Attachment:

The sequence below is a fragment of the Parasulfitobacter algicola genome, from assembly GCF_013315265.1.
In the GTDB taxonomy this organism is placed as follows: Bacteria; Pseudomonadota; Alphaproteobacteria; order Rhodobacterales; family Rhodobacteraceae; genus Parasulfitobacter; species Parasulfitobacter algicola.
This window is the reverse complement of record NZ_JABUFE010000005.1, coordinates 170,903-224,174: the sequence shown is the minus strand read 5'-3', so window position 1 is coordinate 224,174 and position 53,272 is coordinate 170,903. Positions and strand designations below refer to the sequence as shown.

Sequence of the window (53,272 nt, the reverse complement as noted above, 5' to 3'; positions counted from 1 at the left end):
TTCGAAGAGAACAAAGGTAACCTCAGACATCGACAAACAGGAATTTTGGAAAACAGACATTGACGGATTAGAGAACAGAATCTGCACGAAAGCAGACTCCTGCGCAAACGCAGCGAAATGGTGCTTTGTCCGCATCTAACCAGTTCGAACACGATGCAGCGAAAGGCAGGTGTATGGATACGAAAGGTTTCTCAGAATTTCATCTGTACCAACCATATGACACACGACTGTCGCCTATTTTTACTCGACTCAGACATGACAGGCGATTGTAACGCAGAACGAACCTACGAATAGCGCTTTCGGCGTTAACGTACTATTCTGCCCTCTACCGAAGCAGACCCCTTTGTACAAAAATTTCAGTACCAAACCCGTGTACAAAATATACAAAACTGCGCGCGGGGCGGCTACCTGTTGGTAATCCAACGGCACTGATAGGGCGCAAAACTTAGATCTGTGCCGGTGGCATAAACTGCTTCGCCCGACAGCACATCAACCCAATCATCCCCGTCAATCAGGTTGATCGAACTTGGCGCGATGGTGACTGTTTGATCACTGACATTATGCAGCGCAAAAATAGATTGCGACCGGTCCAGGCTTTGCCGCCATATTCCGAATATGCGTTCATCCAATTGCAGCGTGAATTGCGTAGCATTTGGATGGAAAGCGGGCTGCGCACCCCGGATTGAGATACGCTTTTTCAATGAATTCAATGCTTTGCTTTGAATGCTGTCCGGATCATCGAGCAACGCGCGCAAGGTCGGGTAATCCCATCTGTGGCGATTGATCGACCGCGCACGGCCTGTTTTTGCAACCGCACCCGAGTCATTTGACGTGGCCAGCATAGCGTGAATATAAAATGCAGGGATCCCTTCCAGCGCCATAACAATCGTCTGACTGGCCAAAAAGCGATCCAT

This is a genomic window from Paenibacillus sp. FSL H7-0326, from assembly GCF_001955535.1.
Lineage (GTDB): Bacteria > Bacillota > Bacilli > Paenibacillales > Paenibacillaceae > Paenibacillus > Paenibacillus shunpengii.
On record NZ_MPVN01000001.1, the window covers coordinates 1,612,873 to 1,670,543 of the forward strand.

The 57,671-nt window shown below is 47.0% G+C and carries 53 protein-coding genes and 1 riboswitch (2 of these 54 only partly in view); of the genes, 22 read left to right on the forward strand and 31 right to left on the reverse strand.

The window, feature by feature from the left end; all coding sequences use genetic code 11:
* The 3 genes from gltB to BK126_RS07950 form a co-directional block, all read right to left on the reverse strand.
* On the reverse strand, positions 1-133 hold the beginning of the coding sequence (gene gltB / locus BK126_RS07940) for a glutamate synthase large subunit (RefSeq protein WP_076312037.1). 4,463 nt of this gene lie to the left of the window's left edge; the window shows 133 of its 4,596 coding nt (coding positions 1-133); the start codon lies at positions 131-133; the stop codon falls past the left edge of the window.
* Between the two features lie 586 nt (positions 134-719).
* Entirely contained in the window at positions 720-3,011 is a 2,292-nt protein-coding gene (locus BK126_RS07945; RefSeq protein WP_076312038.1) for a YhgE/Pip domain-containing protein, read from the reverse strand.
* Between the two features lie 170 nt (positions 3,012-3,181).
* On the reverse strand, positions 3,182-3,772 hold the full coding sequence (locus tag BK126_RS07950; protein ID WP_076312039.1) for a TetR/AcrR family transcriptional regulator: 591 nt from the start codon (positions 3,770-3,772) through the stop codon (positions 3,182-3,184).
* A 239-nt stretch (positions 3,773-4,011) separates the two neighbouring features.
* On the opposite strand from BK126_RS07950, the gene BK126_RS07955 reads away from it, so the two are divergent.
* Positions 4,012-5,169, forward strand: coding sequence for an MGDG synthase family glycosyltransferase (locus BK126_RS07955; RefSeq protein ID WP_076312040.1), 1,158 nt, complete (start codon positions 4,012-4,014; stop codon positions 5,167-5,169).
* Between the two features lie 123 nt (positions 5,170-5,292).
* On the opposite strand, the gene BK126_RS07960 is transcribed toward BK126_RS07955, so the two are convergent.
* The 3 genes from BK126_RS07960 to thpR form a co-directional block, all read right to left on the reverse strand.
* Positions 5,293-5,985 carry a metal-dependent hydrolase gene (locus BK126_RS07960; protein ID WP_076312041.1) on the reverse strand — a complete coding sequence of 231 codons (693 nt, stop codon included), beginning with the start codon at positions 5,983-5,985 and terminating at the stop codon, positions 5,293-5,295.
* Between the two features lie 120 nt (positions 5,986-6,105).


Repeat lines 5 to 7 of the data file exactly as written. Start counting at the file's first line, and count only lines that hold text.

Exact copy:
TTCGAAGAGAACAAAGGTAACCTCAGACATCGACAAACAGGAATTTTGGAAAACAGACATTGACGGATTAGAGAACAGAATCTGCACGAAAGCAGACTCCTGCGCAAACGCAGCGAAATGGTGCTTTGTCCGCATCTAACCAGTTCGAACACGATGCAGCGAAAGGCAGGTGTATGGATACGAAAGGTTTCTCAGAATTTCATCTGTACCAACCATATGACACACGACTGTCGCCTATTTTTACTCGACTCAGACATGACAGGCGATTGTAACGCAGAACGAACCTACGAATAGCGCTTTCGGCGTTAACGTACTATTCTGCCCTCTACCGAAGCAGACCCCTTTGTACAAAAATTTCAGTACCAAACCCGTGTACAAAATATACAAAACTGCGCGCGGGGCGGCTACCTGTTGGTAATCCAACGGCACTGATAGGGCGCAAAACTTAGATCTGTGCCGGTGGCATAAACTGCTTCGCCCGACAGCACATCAACCCAATCATCCCCGTCAATCAGGTTGATCGAACTTGGCGCGATGGTGACTGTTTGATCACTGACATTATGCAGCGCAAAAATAGATTGCGACCGGTCCAGGCTTTGCCGCCATATTCCGAATATGCGTTCATCCAATTGCAGCGTGAATTGCGTAGCATTTGGATGGAAAGCGGGCTGCGCACCCCGGATTGAGATACGCTTTTTCAATGAATTCAATGCTTTGCTTTGAATGCTGTCCGGATCATCGAGCAACGCGCGCAAGGTCGGGTAATCCCATCTGTGGCGATTGATCGACCGCGCACGGCCTGTTTTTGCAACCGCACCCGAGTCATTTGACGTGGCCAGCATAGCGTGAATATAAAATGCAGGGATCCCTTCCAGCGCCATAACAATCGTCTGACTGGCCAAAAAGCGATCCAT

This is a genomic window from Paenibacillus sp. FSL H7-0326, from assembly GCF_001955535.1.
Lineage (GTDB): Bacteria > Bacillota > Bacilli > Paenibacillales > Paenibacillaceae > Paenibacillus > Paenibacillus shunpengii.